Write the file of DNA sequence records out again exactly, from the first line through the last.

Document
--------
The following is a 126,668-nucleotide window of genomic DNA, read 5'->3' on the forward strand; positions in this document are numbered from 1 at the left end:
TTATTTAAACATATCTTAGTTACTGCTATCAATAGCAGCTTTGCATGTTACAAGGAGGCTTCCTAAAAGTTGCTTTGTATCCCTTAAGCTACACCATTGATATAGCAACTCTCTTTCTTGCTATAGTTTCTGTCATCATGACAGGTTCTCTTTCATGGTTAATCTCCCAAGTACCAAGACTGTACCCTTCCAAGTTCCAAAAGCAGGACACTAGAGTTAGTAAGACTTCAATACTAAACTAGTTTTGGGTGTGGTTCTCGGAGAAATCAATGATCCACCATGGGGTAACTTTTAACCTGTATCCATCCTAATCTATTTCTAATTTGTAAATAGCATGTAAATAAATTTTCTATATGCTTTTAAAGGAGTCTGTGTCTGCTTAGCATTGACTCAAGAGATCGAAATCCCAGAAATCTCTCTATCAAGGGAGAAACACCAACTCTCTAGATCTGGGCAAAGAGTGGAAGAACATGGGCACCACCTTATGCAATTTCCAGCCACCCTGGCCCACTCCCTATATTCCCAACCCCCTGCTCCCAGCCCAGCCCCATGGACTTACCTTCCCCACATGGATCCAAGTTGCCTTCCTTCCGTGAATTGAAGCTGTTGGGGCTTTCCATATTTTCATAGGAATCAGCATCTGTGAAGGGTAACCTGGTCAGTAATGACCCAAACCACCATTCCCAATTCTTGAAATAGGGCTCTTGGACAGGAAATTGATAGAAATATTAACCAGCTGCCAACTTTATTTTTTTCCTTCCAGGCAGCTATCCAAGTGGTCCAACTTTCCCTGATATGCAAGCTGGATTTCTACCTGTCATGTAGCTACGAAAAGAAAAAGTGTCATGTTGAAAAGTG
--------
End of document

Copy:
The following is a 126,668-nucleotide window of genomic DNA, read 5'->3' on the forward strand; positions in this document are numbered from 1 at the left end:
TTATTTAAACATATCTTAGTTACTGCTATCAATAGCAGCTTTGCATGTTACAAGGAGGCTTCCTAAAAGTTGCTTTGTATCCCTTAAGCTACACCATTGATATAGCAACTCTCTTTCTTGCTATAGTTTCTGTCATCATGACAGGTTCTCTTTCATGGTTAATCTCCCAAGTACCAAGACTGTACCCTTCCAAGTTCCAAAAGCAGGACACTAGAGTTAGTAAGACTTCAATACTAAACTAGTTTTGGGTGTGGTTCTCGGAGAAATCAATGATCCACCATGGGGTAACTTTTAACCTGTATCCATCCTAATCTATTTCTAATTTGTAAATAGCATGTAAATAAATTTTCTATATGCTTTTAAAGGAGTCTGTGTCTGCTTAGCATTGACTCAAGAGATCGAAATCCCAGAAATCTCTCTATCAAGGGAGAAACACCAACTCTCTAGATCTGGGCAAAGAGTGGAAGAACATGGGCACCACCTTATGCAATTTCCAGCCACCCTGGCCCACTCCCTATATTCCCAACCCCCTGCTCCCAGCCCAGCCCCATGGACTTACCTTCCCCACATGGATCCAAGTTGCCTTCCTTCCGTGAATTGAAGCTGTTGGGGCTTTCCATATTTTCATAGGAATCAGCATCTGTGAAGGGTAACCTGGTCAGTAATGACCCAAACCACCATTCCCAATTCTTGAAATAGGGCTCTTGGACAGGAAATTGATAGAAATATTAACCAGCTGCCAACTTTATTTTTTTCCTTCCAGGCAGCTATCCAAGTGGTCCAACTTTCCCTGATATGCAAGCTGGATTTCTACCTGTCATGTAGCTACGAAAAGAAAAAGTGTCATGTTGAAAAGTG